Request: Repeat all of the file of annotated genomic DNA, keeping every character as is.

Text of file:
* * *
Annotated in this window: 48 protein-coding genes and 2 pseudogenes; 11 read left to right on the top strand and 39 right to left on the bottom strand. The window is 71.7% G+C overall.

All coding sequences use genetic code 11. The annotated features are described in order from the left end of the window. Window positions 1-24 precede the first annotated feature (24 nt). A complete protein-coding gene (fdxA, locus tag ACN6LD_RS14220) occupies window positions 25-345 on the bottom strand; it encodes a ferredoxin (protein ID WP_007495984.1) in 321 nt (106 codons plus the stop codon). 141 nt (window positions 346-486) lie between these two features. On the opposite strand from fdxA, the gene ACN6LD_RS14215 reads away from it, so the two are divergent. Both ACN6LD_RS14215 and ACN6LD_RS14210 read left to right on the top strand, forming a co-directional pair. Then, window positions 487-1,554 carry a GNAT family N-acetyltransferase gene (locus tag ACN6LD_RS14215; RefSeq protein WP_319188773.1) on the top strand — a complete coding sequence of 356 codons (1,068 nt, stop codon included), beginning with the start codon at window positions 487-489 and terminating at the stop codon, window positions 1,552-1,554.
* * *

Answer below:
Annotated in this window: 48 protein-coding genes and 2 pseudogenes; 11 read left to right on the top strand and 39 right to left on the bottom strand. The window is 71.7% G+C overall.

All coding sequences use genetic code 11. The annotated features are described in order from the left end of the window. Window positions 1-24 precede the first annotated feature (24 nt). A complete protein-coding gene (fdxA, locus tag ACN6LD_RS14220) occupies window positions 25-345 on the bottom strand; it encodes a ferredoxin (protein ID WP_007495984.1) in 321 nt (106 codons plus the stop codon). 141 nt (window positions 346-486) lie between these two features. On the opposite strand from fdxA, the gene ACN6LD_RS14215 reads away from it, so the two are divergent. Both ACN6LD_RS14215 and ACN6LD_RS14210 read left to right on the top strand, forming a co-directional pair. Then, window positions 487-1,554 carry a GNAT family N-acetyltransferase gene (locus tag ACN6LD_RS14215; RefSeq protein WP_319188773.1) on the top strand — a complete coding sequence of 356 codons (1,068 nt, stop codon included), beginning with the start codon at window positions 487-489 and terminating at the stop codon, window positions 1,552-1,554.